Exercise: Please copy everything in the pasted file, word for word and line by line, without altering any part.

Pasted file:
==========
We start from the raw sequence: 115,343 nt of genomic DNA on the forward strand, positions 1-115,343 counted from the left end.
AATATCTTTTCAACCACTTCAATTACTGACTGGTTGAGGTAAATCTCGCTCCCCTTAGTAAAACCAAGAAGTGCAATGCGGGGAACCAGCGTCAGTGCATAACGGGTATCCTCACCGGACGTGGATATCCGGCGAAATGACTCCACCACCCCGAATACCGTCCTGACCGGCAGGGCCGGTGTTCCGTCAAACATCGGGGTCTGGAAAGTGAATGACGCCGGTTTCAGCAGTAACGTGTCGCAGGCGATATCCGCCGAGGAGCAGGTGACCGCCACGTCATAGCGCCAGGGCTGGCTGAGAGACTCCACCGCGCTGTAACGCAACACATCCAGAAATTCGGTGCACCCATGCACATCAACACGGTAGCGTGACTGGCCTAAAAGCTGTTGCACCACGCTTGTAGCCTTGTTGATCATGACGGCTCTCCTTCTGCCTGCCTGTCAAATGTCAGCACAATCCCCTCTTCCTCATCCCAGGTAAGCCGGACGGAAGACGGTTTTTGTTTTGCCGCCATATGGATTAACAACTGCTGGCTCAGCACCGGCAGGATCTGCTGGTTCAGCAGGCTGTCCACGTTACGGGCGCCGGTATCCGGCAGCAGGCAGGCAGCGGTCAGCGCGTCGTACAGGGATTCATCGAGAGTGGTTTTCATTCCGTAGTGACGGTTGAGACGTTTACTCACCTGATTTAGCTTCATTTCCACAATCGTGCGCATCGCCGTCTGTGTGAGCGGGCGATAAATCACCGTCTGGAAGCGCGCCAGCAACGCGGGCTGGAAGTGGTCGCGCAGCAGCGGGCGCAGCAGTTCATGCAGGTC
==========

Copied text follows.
We start from the raw sequence: 115,343 nt of genomic DNA on the forward strand, positions 1-115,343 counted from the left end.
AATATCTTTTCAACCACTTCAATTACTGACTGGTTGAGGTAAATCTCGCTCCCCTTAGTAAAACCAAGAAGTGCAATGCGGGGAACCAGCGTCAGTGCATAACGGGTATCCTCACCGGACGTGGATATCCGGCGAAATGACTCCACCACCCCGAATACCGTCCTGACCGGCAGGGCCGGTGTTCCGTCAAACATCGGGGTCTGGAAAGTGAATGACGCCGGTTTCAGCAGTAACGTGTCGCAGGCGATATCCGCCGAGGAGCAGGTGACCGCCACGTCATAGCGCCAGGGCTGGCTGAGAGACTCCACCGCGCTGTAACGCAACACATCCAGAAATTCGGTGCACCCATGCACATCAACACGGTAGCGTGACTGGCCTAAAAGCTGTTGCACCACGCTTGTAGCCTTGTTGATCATGACGGCTCTCCTTCTGCCTGCCTGTCAAATGTCAGCACAATCCCCTCTTCCTCATCCCAGGTAAGCCGGACGGAAGACGGTTTTTGTTTTGCCGCCATATGGATTAACAACTGCTGGCTCAGCACCGGCAGGATCTGCTGGTTCAGCAGGCTGTCCACGTTACGGGCGCCGGTATCCGGCAGCAGGCAGGCAGCGGTCAGCGCGTCGTACAGGGATTCATCGAGAGTGGTTTTCATTCCGTAGTGACGGTTGAGACGTTTACTCACCTGATTTAGCTTCATTTCCACAATCGTGCGCATCGCCGTCTGTGTGAGCGGGCGATAAATCACCGTCTGGAAGCGCGCCAGCAACGCGGGCTGGAAGTGGTCGCGCAGCAGCGGGCGCAGCAGTTCATGCAGGTC